Abstract Title:

Characterization of endogenous avian leukosis viruses in chicken embryonic fibroblast substrates used in production of measles and mumps vaccines.

Abstract Source:

J Virol. 2001 Apr ;75(8):3605-12. PMID: 11264350

Abstract Author(s):

J A Johnson, W Heneine

Article Affiliation:

HIV and Retrovirology Branch, Division of AIDS, STD, and TB Laboratory Research, National Center for Infectious Diseases, Centers for Disease Control and Prevention, Atlanta, Georgia 30333, USA.

Abstract:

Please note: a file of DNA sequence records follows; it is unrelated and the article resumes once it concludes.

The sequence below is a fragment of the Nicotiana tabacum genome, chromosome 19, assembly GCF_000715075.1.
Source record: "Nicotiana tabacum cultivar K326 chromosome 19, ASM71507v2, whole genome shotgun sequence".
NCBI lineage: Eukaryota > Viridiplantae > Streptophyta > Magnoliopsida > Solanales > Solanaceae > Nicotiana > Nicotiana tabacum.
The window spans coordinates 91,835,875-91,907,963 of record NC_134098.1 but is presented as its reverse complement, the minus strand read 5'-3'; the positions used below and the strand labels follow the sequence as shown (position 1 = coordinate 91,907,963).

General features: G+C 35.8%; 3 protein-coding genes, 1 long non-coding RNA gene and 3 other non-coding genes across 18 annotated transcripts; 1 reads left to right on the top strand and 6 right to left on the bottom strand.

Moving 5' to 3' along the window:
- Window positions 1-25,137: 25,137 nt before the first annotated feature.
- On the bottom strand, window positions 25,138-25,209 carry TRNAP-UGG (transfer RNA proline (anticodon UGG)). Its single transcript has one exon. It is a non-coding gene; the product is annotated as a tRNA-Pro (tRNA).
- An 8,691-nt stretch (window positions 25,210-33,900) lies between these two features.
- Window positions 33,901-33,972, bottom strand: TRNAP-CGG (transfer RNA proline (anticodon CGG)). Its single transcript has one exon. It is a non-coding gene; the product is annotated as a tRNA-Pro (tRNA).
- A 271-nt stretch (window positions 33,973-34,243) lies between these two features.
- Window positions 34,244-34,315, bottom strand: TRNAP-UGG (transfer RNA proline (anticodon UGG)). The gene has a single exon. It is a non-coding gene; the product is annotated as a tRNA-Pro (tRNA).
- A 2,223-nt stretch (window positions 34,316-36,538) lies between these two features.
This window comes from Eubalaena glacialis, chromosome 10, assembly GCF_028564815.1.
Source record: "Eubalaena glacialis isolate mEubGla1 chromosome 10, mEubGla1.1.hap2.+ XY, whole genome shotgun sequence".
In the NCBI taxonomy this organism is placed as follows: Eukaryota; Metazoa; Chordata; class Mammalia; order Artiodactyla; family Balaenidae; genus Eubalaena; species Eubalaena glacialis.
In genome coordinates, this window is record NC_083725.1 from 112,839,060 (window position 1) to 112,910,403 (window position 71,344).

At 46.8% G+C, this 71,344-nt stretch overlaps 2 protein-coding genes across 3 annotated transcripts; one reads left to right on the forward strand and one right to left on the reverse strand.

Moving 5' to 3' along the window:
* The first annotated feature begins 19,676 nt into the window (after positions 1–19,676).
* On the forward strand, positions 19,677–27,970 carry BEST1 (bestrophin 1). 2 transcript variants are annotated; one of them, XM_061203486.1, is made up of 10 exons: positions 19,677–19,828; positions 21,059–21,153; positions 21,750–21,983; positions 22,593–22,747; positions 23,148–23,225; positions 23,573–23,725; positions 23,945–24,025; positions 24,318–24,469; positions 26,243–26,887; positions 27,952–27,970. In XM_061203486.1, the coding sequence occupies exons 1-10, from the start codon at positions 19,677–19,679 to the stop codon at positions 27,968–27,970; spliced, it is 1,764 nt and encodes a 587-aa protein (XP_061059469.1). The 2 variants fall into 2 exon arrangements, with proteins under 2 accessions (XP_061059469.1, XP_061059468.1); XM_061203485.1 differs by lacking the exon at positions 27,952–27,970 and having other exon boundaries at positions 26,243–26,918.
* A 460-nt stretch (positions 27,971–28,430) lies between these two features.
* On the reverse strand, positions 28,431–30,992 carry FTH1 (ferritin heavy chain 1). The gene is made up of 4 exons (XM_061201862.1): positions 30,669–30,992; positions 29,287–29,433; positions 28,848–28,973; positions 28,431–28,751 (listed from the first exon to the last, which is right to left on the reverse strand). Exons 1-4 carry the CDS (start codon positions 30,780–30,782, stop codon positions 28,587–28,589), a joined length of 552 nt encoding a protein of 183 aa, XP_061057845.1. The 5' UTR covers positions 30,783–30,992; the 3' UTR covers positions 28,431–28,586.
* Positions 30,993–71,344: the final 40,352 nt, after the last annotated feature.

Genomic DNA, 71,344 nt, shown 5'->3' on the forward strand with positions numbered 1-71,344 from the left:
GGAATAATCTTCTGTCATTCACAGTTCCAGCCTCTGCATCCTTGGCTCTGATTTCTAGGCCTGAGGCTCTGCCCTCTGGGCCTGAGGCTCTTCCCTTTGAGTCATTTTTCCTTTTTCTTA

Previous findings of low levels of reverse transcriptase (RT) activity in chick cell-derived measles and mumps vaccines showed this activity to be associated with virus particles containing RNA of both subgroup E endogenous avian leukosis viruses (ALV-E) and endogenous avian viruses (EAV). These particles originate from chicken embryonic fibroblast (CEF) substrates used for propagating vaccine strains. To better characterize vaccine-associated ALV-E, we examined the endogenous ALV proviruses (ev loci) present in a White Leghorn CEF substrate pool by restriction fragment length polymorphism. Five ev loci were detected, ev-1, ev-3, ev-6, ev-18, andev-19. Both ev-18 and ev-19 can express infectious ALV-E, while ev-1, ev-3, and ev-6 are defective. We analyzed the full-length sequence of ev-1 and identified an adenosine insertion within the pol RT-beta region at position 5026, which results in a truncated RT-beta and integrase. We defined the 1,692-bp deletion in the gag-pol region of ev-3, and we found that in ev-6, sequences from the 5' long terminal repeat to the 5' pol region were absent. Based on the sequences of the ev loci, RT-PCR assays were developed to examine expression of ALV-E particles (EV) in CEF supernatants. Both ev-1- and ev-3-like RNA sequences were identified, as well as two other RNA sequences with intact pol regions, presumably of ev-18 and ev-19 origin. Inoculation of susceptible quail fibroblasts with CEF culture supernatants from both 5-azacytidine-induced and noninduced CEF led to ALV infection, confirming the presence of infectious ALV-E. Our data demonstrate that both defective and nondefective ev loci can be present in CEF vaccine substrates and suggest that both ev classes may contribute to the ALV present in vaccines.

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